February 7, 2019 (BOSTON) – Conservation Law Foundation (CLF) has filed petitions with agencies in every New England state to push regulators to adopt new drinking water standards that protect the public from the dangers of Per- and Polyfluoroalkyl Substances (PFAS). Without a new standard, public water systems in each state are not required to regularly monitor for PFAS or to treat water with unsafe levels of these toxic chemicals.
“PFAS contamination is endangering public health across New England,” said Heather Govern, Director of CLF’s clean water program. “The chemicals’ health risks have been known for decades, but current drinking water standards fail to protect us from the threat of serious illness. With the EPA dragging its feet, our state agencies are obligated to set limits that safeguard our drinking water.”
PFAS are suspected carcinogens and they have been linked to a variety of severe health problems including learning disorders in infants and children, fertility and pregnancy issues, and increased risk of liver, thyroid, and pancreatic cancers. PFAS were used for decades to make products that resist heat, oil, stains, and water, including nonstick cookware, stain-resistant carpets and fabrics, food packaging coating, and fire-fighting foam.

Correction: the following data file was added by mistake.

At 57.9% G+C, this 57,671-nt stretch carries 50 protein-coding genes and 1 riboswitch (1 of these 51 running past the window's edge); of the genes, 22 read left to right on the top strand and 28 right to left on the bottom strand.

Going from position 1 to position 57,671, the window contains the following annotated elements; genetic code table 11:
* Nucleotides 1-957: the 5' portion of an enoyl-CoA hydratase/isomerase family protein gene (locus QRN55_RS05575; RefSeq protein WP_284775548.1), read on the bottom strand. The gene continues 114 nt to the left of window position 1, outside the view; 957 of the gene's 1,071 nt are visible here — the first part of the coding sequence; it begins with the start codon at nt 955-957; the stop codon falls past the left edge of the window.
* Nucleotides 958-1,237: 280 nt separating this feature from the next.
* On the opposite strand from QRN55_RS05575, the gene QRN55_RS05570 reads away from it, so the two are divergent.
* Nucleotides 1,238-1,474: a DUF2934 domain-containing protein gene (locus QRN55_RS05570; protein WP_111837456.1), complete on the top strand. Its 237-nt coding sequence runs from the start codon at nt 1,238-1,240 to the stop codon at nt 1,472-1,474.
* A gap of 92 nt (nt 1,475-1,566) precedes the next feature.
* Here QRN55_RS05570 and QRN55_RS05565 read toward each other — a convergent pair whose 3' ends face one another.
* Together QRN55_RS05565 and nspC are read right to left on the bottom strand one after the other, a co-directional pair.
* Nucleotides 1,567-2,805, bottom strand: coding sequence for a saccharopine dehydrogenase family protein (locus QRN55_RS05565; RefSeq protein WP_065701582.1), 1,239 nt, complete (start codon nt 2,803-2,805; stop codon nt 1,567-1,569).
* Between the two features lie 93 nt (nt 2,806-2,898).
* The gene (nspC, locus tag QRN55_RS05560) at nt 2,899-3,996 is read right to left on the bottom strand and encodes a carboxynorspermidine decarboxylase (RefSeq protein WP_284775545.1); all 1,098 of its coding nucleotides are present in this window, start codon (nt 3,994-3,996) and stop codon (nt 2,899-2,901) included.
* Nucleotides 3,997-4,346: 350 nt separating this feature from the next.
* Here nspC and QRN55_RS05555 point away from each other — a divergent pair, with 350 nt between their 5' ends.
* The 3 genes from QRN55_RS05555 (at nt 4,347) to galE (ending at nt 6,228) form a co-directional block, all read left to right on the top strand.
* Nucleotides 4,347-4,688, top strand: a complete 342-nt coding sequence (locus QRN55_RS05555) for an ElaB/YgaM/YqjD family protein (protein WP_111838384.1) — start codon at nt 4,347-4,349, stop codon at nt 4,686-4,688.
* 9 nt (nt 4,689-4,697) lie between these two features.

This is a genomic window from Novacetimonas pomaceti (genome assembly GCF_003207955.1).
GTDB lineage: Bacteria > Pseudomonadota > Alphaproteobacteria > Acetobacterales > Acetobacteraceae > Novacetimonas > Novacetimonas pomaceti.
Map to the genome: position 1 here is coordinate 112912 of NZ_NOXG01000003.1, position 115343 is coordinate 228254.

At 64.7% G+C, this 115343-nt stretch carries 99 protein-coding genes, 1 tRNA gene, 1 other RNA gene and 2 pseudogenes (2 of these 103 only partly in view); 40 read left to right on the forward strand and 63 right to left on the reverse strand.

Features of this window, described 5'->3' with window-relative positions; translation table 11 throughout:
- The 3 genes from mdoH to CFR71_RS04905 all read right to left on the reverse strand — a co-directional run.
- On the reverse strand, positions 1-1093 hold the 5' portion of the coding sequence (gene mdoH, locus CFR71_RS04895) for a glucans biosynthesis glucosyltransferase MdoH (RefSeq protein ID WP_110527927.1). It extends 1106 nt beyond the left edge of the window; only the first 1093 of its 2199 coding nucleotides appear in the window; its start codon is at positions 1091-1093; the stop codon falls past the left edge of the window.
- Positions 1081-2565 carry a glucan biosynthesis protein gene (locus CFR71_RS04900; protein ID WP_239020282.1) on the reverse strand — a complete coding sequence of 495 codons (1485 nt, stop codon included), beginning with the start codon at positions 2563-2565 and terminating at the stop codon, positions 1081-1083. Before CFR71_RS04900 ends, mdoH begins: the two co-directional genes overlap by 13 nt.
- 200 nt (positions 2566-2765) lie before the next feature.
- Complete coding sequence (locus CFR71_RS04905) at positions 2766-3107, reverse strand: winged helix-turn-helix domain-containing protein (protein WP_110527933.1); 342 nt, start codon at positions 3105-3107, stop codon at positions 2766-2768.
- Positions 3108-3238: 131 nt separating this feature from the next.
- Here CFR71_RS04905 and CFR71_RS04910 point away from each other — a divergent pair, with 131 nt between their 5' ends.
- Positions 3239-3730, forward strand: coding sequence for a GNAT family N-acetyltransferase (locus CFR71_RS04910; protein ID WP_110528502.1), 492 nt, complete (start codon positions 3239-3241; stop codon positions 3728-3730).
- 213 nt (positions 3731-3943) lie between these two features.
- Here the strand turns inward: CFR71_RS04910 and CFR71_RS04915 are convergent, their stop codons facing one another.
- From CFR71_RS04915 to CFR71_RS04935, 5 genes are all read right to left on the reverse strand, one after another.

CLF is calling on states to adopt a drinking water standard that protects residents from exposure to PFAS. There are established treatment technologies available that can be installed in public water systems to remove PFAS compounds from drinking water, and CLF’s petitions are requesting that each state implement these solutions.
For more information about CLF’s fight to protect New Englanders from toxic chemicals in drinking water, click here.
CLF experts are available for further comment.